A production image for Roberto Aguirre-Sacasa’s new gay-themed satire, Say You Love Satan, is irresistibly Faustian — but with a twist. A shirtless man wearing Devil’s horns wields a trident with one hand. The other is wrapped around a less buff guy looking apprehensive. The premise seems self-explanatory: what happens when Andrew, a twitchy grad student concentrating on Russian literature, starts dating Jack, a mysterious hunk bearing a "666" tattoo on his forehead? Yet this romantic comedy is much more than just the tale of a date from Hell.
Receiving its regional premiere from the adventurous Zeitgeist Stage Company, which has introduced Boston to Caryl Churchill’s Far Away and Ben Elton’s Popcorn, and briskly directed by David J. Miller, Say You Love Satan is unusually complex for a farce. In the course of its one 90-minute act, profound observations emerge about the nature of attraction, the applicability of literary theory to daily life, and the challenges of intimacy. The five-character comedy centers on Andrew’s relationship with Jack and the mayhem that ensues when you hook up with a descendant of the Beast. Cartoonish? Frequently, but to hilarious effect.
As it happens, Aguirre-Sacasa, a graduate of Yale School of Drama, also pens stories for Marvel Comics’ The Fantastic Four. It’s clear he’s a guy in love with a good punch line, and he’s organized Satan as a series of vignettes that you could see taking place in squared-off panels. In fact, Zeitgeist’s stripped-down set — just a narrow raked platform with a weathered brickwork pattern and a backdrop of urban buildings at night, surrounded by a few rows of seats on three sides — might well serve as a three-dimensional cartoon frame. Fortunately, Andrew and Jack, as played by John Meigs and Brian Turner, exhibit plenty of humanity, vulnerability, and comic sensibility.
These two meet cute. Andrew, an unapologetically schlubby neurotic in a Casper-the-Friendly-Ghost T-shirt, is interrupted during his usual weekend revels doing his laundry when vulpine Jack shows up. This hottie strips off his skin-tight T and then wows Andrew further by professing a love of his favorite Russian authors. (Andrew’s the sort of devotee who finds hope in The Brothers Karamazov.) How can Andrew resist Jack, about whom he sighs, "Nothing on him jiggles." Off they go to the dance clubs, where Jack’s powers of persuasion with bouncers are truly magical. No sooner does he swan up to the velvet ropes than he and his companion are presumed to be Freddie Prinze Jr. and Sarah Michelle Gellar. Once in, "We dance like characters out of Bret Easton Ellis," Andrew explains wistfully. "Our generation’s Dostoyevsky."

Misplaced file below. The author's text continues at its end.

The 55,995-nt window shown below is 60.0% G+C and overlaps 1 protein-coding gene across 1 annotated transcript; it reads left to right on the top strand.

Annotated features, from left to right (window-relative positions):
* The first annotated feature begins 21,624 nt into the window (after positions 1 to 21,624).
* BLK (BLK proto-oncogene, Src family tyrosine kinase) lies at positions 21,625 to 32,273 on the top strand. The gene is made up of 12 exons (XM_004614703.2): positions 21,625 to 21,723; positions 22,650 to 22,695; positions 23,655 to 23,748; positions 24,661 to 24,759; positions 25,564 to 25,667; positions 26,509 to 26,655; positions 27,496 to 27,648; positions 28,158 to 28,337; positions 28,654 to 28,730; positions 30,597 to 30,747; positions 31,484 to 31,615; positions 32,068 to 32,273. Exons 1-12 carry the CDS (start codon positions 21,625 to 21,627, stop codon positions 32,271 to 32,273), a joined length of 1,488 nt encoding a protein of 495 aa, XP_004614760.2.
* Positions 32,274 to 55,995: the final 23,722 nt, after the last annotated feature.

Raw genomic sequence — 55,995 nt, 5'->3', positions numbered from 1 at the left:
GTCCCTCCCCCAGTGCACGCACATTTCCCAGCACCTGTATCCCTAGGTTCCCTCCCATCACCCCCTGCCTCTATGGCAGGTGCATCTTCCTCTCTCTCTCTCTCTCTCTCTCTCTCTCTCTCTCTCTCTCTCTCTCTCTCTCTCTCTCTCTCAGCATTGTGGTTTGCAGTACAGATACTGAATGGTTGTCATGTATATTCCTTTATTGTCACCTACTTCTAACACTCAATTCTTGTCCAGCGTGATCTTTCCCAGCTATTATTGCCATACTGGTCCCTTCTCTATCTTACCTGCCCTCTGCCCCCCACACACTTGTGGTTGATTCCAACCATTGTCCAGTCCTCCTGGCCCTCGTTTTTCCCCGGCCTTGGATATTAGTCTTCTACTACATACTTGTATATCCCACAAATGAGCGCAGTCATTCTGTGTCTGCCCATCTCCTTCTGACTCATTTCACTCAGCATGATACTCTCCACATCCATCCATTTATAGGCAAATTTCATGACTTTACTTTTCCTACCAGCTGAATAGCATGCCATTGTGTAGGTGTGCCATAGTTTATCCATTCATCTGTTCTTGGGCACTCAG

But there’s payback when you party with a Prince of Darkness — mostly, in this case, because your friends start to fret. Bernadette (Angela Rose) is appalled that Andrew would dump Jerrod (Alexander Albregts), the saintly guy he’d been seeing. In fact, Jerrod turns out to be goodness incarnate (he’s a medical student who takes care of crack babies in his down time), and before long, the forces of good and evil are dueling for Andrew’s soul.
Where Satan falters is when Aguirre-Sacasa decides he’s writing a thriller instead of a comedy of manners. Much genuine mirth emerges from the Andrew-Jack relationship, particularly when Jack turns out to be more vulnerable and needy than fussy Andrew. But when Aguirre-Sacasa resorts to wrapping thing up with a conventional chase, the action devolves into silliness. It doesn’t help that the playwright’s primary strategy for advancing the plot is having characters leave phone messages for one another. And the scenes between Bernadette and Andrew are shrill and overwritten. Angela Rose tackles her one-dimensional part with gusto, but she’d be better off with less to do, even though the arc of the story is such that she’s the only one available to help Andrew come to his senses when Satan takes that unconvincing turn from comedy to thriller.
But Meigs and Turner are terrific in the leads. Neither actor hesitates to play lines a little broader than they’re written, and when Aguirre-Sacasa writes comedy, it crackles. "You have a forked tongue!" exclaims Andrew to Jack, hastily adding, "Not that I’m complaining." And neither am I, because this Satan provides a devilishly good time.
Issue Date: August 27 - September 2, 2004
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